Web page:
In the first part of our three-part interview, Linux pioneer Linus Torvalds talked about how he got into computing, Raspberry Pi and the "free software" movement.
In the second part, Torvalds takes us from Linux in the real world to the future of computing.
Q. What practical difference would you say that Linux has made "in the real world"?
The biggest impact of Linux has often been in areas that most users aren't necessarily even aware of. For example, in pure numbers, Android is likely the use of Linux that has the most people actually interacting with it directly every day (at some point Google was saying that they had half a million Android activations every day), yet almost nobody really thinks of it as being based on a Linux kernel. Sure, you can go into the settings menu and see the kernel version, but how many users really care?
And the thing is, users generally shouldn't care. They really shouldn't care what operating system they are running, they should care about the work they get done. The operating system should not only be invisible, but pretty much irrelevant.
And I'm fine with that. I think the real impact Linux has had is that it has enabled people to experiment and use the code-base that we've developed to build upon, and do more interesting things. I quoted Edison earlier, but my real favourite quote is from Isaac Newton: "If I have seen further, it is by standing on the shoulders of giants".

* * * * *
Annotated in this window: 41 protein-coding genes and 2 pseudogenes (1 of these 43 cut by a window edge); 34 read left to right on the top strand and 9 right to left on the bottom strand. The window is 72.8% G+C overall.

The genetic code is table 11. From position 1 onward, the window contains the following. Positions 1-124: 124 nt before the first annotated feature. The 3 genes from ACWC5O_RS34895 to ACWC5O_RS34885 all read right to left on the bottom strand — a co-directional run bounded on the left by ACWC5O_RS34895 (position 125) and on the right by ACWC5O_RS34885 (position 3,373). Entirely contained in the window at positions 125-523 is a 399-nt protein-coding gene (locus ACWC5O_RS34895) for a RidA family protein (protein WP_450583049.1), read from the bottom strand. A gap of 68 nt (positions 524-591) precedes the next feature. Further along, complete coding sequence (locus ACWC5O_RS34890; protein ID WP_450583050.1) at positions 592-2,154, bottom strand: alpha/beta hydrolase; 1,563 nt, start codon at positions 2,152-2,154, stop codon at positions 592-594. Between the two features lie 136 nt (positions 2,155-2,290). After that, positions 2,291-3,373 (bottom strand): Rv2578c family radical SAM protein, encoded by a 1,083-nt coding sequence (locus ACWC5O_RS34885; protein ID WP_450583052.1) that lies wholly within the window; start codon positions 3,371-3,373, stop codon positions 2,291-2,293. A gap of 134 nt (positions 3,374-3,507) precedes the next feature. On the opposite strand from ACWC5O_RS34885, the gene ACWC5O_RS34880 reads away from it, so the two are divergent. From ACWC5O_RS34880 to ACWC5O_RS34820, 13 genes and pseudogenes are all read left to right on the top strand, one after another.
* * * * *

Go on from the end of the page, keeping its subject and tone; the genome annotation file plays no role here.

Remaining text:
He was talking about how science builds upon the base that has been built before, and the same is very much true in technology. And I think that's where open source really shines - and is why I think open source is so important. Open source is basically taking the scientific approach of building on top of the openly published work of others, and applying it to software.
And software is too important in the modern world not to be developed that way. And that's what the real impact of Linux hopefully is - a way to allow people and companies to build on top of it to do their own thing. Whether that is a pure open source company like Red Hat, or whether it's by creating a product like Android (or Tivo, or a number of other things) on top of it is really not important. The important part is the concept that you can build on top of it.
Q. What plans are there to give it a greater impact?
I think a big part of the success of Linux has been the choice of licence... And the choice of the GNU Public Licence v2 (GPLv2) really is very important. It's what protects everybody from a wild free-for-all. Anybody can use it, and anybody can make improvements to it, but you have to make those improvements available to others.
And while those rules really came from technical people who were looking for a way to not be "taken advantage" of, it turns out that a lot of commercial companies really end up liking the rules too.
Sure, they have to make their changes available publicly, and that can sometimes feel like giving away your work, but since that rule applies to everybody, it really ends up being a case of the biblical "Give, and it will be given to you". And with so many people and companies involved, everybody really ends up getting more out of it than they put in.
There are other factors: Lucky timing and tons of good people involved. But if I had to boil it down to one single thing that mattered the most, I really would point to the licence.
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